“My name is Chris and I have kidney failure. I've worked for the past 4 years for one of top educational institutions in the country. I am the proud father and grandfather of 4 wonderful kids.
After 15 years of living with extremely high blood pressure, my left kidney was diagnosed with cancer and surgically removed 8 years ago. My remaining kidney is no longer functioning and that’s why I’m writing today to ask for your help.”
I have been diagnosed with kidney failure for the past 8 years. It was difficult dealing with high blood pressure and restrictions and diet but adding kidney failure to the mix has made my health so much worse.
I now go to dialysis 3 times a week for a machine to do the work my kidneys can no longer do. It takes over 12 hours out of my week, every week, and drains me of all my energy.
The schedule makes it difficult to work, travel, and even see my family that I love so much.
A Living kidney donation would help me get off of dialysis and return to living a healthier life. It would bring back energy to my life and I could start traveling to visit my family and friends again.”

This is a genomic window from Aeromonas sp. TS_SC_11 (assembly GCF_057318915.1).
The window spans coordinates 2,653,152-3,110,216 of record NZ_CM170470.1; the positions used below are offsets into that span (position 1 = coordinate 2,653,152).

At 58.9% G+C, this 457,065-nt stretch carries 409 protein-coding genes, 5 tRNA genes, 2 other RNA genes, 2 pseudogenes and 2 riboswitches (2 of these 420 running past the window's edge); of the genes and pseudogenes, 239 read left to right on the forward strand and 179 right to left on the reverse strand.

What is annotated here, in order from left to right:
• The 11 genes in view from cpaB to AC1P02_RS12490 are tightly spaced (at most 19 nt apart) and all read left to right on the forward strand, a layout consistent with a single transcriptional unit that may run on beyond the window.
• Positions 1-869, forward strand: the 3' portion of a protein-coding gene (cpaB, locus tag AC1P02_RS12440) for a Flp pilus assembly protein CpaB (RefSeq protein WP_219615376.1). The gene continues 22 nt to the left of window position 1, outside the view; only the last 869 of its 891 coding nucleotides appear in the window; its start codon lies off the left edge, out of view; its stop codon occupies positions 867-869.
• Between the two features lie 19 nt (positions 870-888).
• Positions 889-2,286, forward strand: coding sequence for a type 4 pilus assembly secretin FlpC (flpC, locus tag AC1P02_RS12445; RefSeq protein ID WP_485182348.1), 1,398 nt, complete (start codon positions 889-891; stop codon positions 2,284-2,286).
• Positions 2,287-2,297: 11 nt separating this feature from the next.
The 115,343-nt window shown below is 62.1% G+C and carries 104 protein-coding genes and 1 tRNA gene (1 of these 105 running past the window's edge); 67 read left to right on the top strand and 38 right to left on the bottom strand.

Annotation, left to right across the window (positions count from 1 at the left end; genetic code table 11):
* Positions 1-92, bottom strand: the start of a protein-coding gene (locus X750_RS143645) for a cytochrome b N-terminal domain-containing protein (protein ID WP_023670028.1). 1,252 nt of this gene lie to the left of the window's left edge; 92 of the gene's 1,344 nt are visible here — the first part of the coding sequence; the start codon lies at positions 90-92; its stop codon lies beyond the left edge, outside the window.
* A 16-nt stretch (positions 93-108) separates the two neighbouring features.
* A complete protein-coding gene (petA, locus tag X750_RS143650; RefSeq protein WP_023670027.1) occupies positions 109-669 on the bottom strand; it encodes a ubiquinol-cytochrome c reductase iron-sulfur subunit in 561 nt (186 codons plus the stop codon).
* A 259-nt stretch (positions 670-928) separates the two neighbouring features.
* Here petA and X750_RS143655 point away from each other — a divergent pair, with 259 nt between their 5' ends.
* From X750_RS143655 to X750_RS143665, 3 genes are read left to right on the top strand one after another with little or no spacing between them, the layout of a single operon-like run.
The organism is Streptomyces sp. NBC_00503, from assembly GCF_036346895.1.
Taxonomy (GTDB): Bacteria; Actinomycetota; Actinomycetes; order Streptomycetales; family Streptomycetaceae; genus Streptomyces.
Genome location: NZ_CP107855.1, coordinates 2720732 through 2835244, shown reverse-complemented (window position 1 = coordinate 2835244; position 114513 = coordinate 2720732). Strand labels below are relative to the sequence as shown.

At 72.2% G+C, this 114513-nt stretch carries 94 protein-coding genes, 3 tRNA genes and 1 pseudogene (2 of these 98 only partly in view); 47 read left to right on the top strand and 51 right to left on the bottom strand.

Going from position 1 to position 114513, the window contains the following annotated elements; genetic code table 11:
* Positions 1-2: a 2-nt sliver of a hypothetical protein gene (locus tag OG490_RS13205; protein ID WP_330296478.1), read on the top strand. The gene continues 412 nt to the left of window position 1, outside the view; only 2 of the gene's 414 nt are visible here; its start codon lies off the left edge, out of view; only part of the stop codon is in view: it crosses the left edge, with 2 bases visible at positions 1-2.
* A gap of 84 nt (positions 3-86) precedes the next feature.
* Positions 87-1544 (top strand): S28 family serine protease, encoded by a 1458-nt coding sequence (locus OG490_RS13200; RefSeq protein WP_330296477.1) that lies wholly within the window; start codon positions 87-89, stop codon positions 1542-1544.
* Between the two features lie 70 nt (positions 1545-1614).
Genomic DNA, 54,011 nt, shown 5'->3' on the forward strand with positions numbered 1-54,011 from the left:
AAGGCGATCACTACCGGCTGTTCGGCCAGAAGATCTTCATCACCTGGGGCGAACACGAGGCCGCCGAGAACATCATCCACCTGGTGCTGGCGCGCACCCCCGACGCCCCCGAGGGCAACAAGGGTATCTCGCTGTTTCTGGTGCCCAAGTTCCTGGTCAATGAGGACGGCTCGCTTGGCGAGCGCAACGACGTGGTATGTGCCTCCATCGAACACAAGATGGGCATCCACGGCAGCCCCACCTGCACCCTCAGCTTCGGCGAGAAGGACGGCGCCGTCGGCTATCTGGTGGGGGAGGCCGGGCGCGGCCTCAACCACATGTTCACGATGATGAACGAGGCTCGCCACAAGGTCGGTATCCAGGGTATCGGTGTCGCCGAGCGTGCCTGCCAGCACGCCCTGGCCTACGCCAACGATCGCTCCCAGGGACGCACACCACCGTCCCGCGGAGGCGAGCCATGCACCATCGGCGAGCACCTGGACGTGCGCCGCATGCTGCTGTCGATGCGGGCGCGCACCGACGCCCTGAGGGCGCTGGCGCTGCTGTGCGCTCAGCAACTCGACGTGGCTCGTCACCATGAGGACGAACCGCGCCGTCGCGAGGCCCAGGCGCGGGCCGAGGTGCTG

“I am writing to all of you because I am in need of someone to donate a kidney to me. What most people don’t know is that you only need one kidney to live a healthy life! I would appreciate it if you would consider donating your kidney and/or sharing this post to get the word out for me. That would mean so much! Thank you all for your time.”
If you are considering being a living donor please use links below to contact Chris E. Owens's Transplant Center. Begin by completing the donor questionnaire
There are currently 120,000 people waiting for a lifesaving organ transplant in the U.S. Of these, 100,000 await kidney transplants.
The median wait time for a kidney transplant is 3-5 years and can vary depending on health, compatibility, and where you live.
In 2014, 17,107 kidney transplants took place in the U.S. Of these, 11,570 came from deceased donors and 5,537 came from living donors.
Every 14 minutes someone is added to the kidney transplant waitlist.
A kidney from a living donor lasts longer and begins functioning more quickly than a kidney from a deceased donor.
In 1995, kidney donation became minimally invasive with a procedure called laparoscopic nephrectomy, which only requires four small incisions. Hospital stay is typically only 3 days after this operation.
Not blood type compatible with your recipient to be a living donor? Kidney Paired Donation (the “kidney swap” program) enables incompatible candidates with a living donor to receive a kidney from a compatible donor.
Last year, over 700 living donor kidney transplants occurred using Kidney Paired Donation.
Share Quote Via: